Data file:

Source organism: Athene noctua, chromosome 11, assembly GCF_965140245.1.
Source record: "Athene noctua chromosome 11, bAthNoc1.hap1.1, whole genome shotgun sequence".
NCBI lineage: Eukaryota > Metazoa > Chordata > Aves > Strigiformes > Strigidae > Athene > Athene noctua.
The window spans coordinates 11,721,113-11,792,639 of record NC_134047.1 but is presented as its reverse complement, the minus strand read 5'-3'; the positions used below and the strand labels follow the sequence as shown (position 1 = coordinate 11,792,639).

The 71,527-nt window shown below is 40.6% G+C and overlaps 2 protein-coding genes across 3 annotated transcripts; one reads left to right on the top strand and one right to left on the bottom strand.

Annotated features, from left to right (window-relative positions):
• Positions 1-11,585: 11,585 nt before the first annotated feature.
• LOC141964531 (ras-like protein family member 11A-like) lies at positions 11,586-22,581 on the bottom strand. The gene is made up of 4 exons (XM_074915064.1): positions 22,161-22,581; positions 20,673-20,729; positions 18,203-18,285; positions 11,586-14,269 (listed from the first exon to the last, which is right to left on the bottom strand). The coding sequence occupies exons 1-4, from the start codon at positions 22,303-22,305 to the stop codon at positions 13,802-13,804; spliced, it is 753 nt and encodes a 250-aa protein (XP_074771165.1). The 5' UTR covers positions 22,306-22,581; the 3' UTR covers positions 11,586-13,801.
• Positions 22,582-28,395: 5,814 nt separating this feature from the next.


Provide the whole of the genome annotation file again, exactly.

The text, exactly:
Source organism: Athene noctua, chromosome 11, assembly GCF_965140245.1.
Source record: "Athene noctua chromosome 11, bAthNoc1.hap1.1, whole genome shotgun sequence".
NCBI lineage: Eukaryota > Metazoa > Chordata > Aves > Strigiformes > Strigidae > Athene > Athene noctua.
The window spans coordinates 11,721,113-11,792,639 of record NC_134047.1 but is presented as its reverse complement, the minus strand read 5'-3'; the positions used below and the strand labels follow the sequence as shown (position 1 = coordinate 11,792,639).

The 71,527-nt window shown below is 40.6% G+C and overlaps 2 protein-coding genes across 3 annotated transcripts; one reads left to right on the top strand and one right to left on the bottom strand.

Annotated features, from left to right (window-relative positions):
• Positions 1-11,585: 11,585 nt before the first annotated feature.
• LOC141964531 (ras-like protein family member 11A-like) lies at positions 11,586-22,581 on the bottom strand. The gene is made up of 4 exons (XM_074915064.1): positions 22,161-22,581; positions 20,673-20,729; positions 18,203-18,285; positions 11,586-14,269 (listed from the first exon to the last, which is right to left on the bottom strand). The coding sequence occupies exons 1-4, from the start codon at positions 22,303-22,305 to the stop codon at positions 13,802-13,804; spliced, it is 753 nt and encodes a 250-aa protein (XP_074771165.1). The 5' UTR covers positions 22,306-22,581; the 3' UTR covers positions 11,586-13,801.
• Positions 22,582-28,395: 5,814 nt separating this feature from the next.